No it’s not a race re-cap. I hate race re-caps. They all sound the same…they might as well have the same sentences with a drop-down menu – “The swim was…. (pick one) EASY, Choppy, Sucky, I DNFed”.
I cannot recall truly my first time in a pool or lake, but I know my parents made sure I was comfortable in water. There are family photos. Me in the row-boat at two or three with a life-vest on, fishing with my dad. Me at Lake Erie with my cousins playing in the warm, shallow waves and going out FAR from my worrying mom on my dad’s shoulders to a sand-bar to where I was able to stand up and the water barely coming up to my knees.
I was fortunate enough to grow up in a small community with a pool that was open from Memorial day to Labor Day. Six days a week you could find me there with my friends, sisters and my dad, who worked for extra money as an assistant manager. He trained the high school lifeguards (I started noticing how cute they were in 4th grade!), and I helped him vacuum, skim out the bugs and plop in the chorine tablets after hours. Lunch was maybe a peanut butter sandwich my mom had packed and as much penny candy from the concession stand as 25 cents could buy (actually 25 pieces of candy!) Sunday evenings we would have a late dinner, wait until dark and swim naked. It was the most wonderful of times.
As I became older, and we moved from that little community, dad participated in a fitness program at the local University. He swam laps at lunch and ran before or after work. Sometimes I got to go with him to swim. These were pre-goggle days. The lunch-time lap swimmers logged in their mileage and I practiced holding my breath from one end of the pool to the other.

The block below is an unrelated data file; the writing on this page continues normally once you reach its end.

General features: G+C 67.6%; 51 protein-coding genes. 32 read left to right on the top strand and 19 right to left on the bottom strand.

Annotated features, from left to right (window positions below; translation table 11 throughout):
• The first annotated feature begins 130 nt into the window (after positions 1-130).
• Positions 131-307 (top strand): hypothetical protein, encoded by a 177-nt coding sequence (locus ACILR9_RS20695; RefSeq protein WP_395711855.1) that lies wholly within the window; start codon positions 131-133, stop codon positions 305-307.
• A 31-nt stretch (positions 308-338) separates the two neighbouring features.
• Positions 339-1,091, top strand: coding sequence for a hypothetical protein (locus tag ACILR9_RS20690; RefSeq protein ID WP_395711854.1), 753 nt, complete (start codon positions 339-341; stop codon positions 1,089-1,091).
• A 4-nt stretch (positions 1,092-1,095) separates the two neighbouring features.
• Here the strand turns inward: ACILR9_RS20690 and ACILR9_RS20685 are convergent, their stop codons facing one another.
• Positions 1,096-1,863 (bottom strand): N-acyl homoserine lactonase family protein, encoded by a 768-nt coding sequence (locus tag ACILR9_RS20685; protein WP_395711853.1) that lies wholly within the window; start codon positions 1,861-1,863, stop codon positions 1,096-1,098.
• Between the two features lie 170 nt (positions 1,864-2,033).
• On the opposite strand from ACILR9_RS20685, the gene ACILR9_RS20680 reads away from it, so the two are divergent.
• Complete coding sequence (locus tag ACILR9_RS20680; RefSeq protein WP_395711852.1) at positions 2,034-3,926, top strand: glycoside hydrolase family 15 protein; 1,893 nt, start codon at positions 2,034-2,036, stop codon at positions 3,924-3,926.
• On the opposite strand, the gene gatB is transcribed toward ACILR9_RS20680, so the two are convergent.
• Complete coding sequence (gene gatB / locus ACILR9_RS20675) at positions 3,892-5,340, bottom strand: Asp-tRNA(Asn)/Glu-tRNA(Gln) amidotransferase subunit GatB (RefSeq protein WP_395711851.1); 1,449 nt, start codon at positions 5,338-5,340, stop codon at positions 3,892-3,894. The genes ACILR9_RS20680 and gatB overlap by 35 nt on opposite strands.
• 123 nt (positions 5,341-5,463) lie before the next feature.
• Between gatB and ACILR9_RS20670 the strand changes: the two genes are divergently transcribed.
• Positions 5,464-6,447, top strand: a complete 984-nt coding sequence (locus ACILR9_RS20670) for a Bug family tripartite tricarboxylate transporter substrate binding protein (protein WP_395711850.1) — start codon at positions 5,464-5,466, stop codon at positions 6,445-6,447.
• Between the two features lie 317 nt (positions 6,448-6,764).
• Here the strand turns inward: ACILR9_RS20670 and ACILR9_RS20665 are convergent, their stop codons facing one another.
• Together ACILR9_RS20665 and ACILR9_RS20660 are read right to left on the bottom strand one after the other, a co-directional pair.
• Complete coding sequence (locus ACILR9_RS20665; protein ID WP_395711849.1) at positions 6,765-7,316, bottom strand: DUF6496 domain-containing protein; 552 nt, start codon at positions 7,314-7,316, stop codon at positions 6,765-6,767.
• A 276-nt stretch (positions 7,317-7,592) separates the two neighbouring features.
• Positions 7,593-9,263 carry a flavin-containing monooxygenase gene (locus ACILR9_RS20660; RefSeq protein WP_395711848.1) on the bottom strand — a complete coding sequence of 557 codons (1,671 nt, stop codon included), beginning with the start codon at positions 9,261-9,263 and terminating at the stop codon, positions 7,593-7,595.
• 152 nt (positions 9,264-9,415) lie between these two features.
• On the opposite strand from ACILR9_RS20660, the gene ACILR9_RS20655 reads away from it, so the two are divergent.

Out neighbors to the back of us had an in-ground pool that us kids were allowed to use if we helped keep it clean (their kids were grown and gone). These were the days before automated vacuums-and I painstakingly would move the giant pole across the floor of the pool, sucking up all the yuck and then cleaning the filter afterwards. It was hard work for a ten, eleven year old, but my reward was great. I got to swim! Sometimes I was over there for hours-many times by myself, my mom checking on me from her kitchen window on the hill as she did dishes, cooked, or worked in her garden in the back yard. My challenge for myself was to see how many times I could go from one end of the pool to the other, underwater, holding my breath. For some reason the number ten comes to mind. It wasn’t a big pool, but I remember feeling accomplished at my “feat”.
They say you never forget how to ride a bike once you learn, and I guess it’s the same for swimming. I was never on a team. My high school built one a few years after I graduated. I wish I could have been a “SeaRider”, but maybe I wouldn’t enjoy swimming as much as I do now, had I been coached when younger. My stroked is laughable by those who “know” swimming and have been coached the proper way to navigate through water from a young age. I don’t care. I have tried to change it, but I am unable to. What I do know is that I am comfortable in water. Any kind of water. Lakes. Oceans. Rivers. Rapids kinda scare me and I don’t like being upside-down in a kayak while moving through cold water with rocks on the bottom. Wasn’t my sport. I respect water. It’s powerful. I love watching proficient swimmers MOVE water. It’s poetry. I don’t call myself a “swimmer”, but I like doing it. I sometimes win medals and trophies in open water swim competitions. It’s a great group of people and it’s fun.
I swam this morning. It woke me up and helped me start my day. Keep swimming.